X-rays for heel painThe human body can be a big mystery–particularly when it comes to pain.

You know your feet and heels hurt.

But why?

Is it plantar fasciitis, heel spurs, or something different? The hope of finding out exactly what’s going on beneath the surface encourages many people to seek out X-rays to determine the exact cause of heel or foot pain. After all, a Superman-style peek into the inner workings of your feet should reveal all, right?

Unfortunately, it’s not quite that simple when it comes to X-rays and plantar fasciitis or heel spurs.

While X-rays may be helpful in many cases, they’re not quite a magic bullet for diagnosing the root cause of heel pain. Here’s everything you need to know about X-rays and plantar fasciitis:

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Are X-rays Needed to Diagnose Plantar Fasciitis or Heel Spurs?

While X-rays are a popular first line of defense when it comes to determining the cause of foot pain, they aren’t particularly helpful in diagnosing plantar fasciitis. Why? In large part because X-rays are much better at showing bones rather than soft tissue like muscles and ligaments. And since the main player in plantar fasciitis is a ligament–the fascia or arch of your foot–it’s difficult to determine the presence or extent of damage through an X-ray.

X-rays can detect the presence of heel spurs–sharp, protruding calcium deposits that may dig into the fatty pad of the heel, causing pain. However, the presence of heel spurs does not necessarily mean that someone has plantar fasciitis. While plantar fasciitis can cause the development of heel spurs as the body attempts to compensate for the damaged fascia, at other times heel spurs develop independently of plantar fasciitis and do not cause pain.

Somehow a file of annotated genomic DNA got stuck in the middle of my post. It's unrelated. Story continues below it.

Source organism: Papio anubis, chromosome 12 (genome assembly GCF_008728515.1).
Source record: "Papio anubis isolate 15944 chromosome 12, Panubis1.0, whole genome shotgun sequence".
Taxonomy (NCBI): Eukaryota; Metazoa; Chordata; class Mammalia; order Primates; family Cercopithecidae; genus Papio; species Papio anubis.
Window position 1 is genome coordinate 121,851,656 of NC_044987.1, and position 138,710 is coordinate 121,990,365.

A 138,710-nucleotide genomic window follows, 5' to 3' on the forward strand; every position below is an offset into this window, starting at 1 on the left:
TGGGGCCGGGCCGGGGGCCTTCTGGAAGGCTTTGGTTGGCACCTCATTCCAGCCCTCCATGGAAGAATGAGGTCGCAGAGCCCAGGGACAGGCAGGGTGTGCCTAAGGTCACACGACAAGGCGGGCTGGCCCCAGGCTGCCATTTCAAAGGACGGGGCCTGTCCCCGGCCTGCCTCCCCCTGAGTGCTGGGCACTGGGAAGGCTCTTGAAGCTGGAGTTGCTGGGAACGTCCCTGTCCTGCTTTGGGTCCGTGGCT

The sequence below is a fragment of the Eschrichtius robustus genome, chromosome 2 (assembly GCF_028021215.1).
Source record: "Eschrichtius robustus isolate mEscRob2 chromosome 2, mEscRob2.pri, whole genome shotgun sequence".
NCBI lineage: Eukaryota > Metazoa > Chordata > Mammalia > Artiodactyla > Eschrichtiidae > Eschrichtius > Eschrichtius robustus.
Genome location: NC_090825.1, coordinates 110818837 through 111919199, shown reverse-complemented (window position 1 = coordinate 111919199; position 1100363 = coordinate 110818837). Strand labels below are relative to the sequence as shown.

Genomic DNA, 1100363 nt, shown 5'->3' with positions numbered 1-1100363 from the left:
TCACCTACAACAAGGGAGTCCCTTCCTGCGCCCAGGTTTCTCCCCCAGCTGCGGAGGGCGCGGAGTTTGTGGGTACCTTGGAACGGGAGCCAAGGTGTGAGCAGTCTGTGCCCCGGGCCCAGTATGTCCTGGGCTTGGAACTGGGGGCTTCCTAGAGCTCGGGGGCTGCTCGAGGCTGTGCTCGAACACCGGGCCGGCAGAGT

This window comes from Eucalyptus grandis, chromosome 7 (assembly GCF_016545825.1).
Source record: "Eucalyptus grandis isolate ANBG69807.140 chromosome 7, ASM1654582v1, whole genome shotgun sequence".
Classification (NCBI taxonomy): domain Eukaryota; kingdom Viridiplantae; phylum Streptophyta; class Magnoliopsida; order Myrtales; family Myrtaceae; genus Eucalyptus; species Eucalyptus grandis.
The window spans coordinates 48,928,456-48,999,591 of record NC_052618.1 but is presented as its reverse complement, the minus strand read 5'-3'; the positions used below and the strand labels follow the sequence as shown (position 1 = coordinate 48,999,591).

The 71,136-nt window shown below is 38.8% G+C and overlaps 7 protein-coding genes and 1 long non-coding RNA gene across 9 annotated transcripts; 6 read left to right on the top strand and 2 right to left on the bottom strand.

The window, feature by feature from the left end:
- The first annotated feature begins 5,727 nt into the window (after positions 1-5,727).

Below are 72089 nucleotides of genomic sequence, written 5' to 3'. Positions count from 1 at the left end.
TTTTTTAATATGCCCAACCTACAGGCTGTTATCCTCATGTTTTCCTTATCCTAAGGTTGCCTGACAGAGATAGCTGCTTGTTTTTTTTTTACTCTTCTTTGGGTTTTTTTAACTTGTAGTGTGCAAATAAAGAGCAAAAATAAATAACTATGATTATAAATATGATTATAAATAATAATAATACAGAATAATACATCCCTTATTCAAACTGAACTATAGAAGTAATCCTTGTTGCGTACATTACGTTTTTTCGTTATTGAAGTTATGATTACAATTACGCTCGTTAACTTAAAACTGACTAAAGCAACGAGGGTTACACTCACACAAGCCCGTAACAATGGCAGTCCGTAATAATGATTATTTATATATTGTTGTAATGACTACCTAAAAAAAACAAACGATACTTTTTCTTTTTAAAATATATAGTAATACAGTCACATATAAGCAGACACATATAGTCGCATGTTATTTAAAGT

What Can X-rays Do?

X-ray heel pain

While X-rays aren’t particularly good for diagnosing plantar fasciitis, they can rule out other causes of foot pain, including stress fractures, cysts, and other problems related to the bones of the foot and ankle.

If your heel and foot pain does not respond to conservative home treatments for plantar fasciitis, your doctor may recommend an X-ray to explore other potential causes of the pain you are experiencing.

Typically, unless you’ve been experiencing heel pain for more than six months, your doctor will base his or her diagnosis on your reported symptoms along with an examination of your foot, heel, and ankles.

Costs for Foot X-rays

For individuals who do not have health insurance, the cost of a foot X-ray can be spendy, ranging between $200-$1000 depending on the provider, location, and how many views of the foot are taken during the X-ray session.

Even for individuals with health insurance, the out-of-pocket cost for a foot X-ray to diagnose plantar fasciitis can be expensive. Many insurance companies cover only a small percentage or nothing at all for X-rays to diagnose plantar fasciitis, especially as a first resort. Before you decide with your doctor that X-ray is the right diagnostic tool for your heel pain, make sure to speak with your insurance provider to avoid surprise expenses.

Alternatives to Plantar Fasciitis X-rays

Fascia Bar Medical Illustration

Overwhelmingly, if you are experiencing heel pain–particularly with those first few steps in the morning–you probably have plantar fasciitis. Diagnosing this condition is typically a straightforward process that involves evaluating your symptoms in light of your habits, lifestyle, and other risk factors for plantar fasciitis (like your footwear). Your doctor can typically make an accurate diagnosis based on your answers to questions about exercise habits, when you experience foot and heel pain, and when your pain gets worse.

In some cases, your doctor may recommend an ultrasound scan–which is far more useful for examining soft tissue. Ultrasound may reveal a thickened plantar fascia (which can indicate plantar fasciitis), tears in the fascia, and may also detect or rule out bursitis, abscesses, rheumatoid arthritis, entrapped nerves, and gout.

If your symptoms persist, get worse, or you and your doctor suspect that another issue may be mimicking plantar fasciitis, next steps include tests that evaluate blood flow, bone scans, an MRI, or neurological testing to rule out nerve entrapment.

The good news is that the overwhelming majority of plantar fasciitis cases can be treated at home with simple, conservative treatments such as icing, stretching, rest, and the use of plantar fasciitis orthotic inserts. With a few months of consistent attention and treatment, most people find significant relief from their symptoms.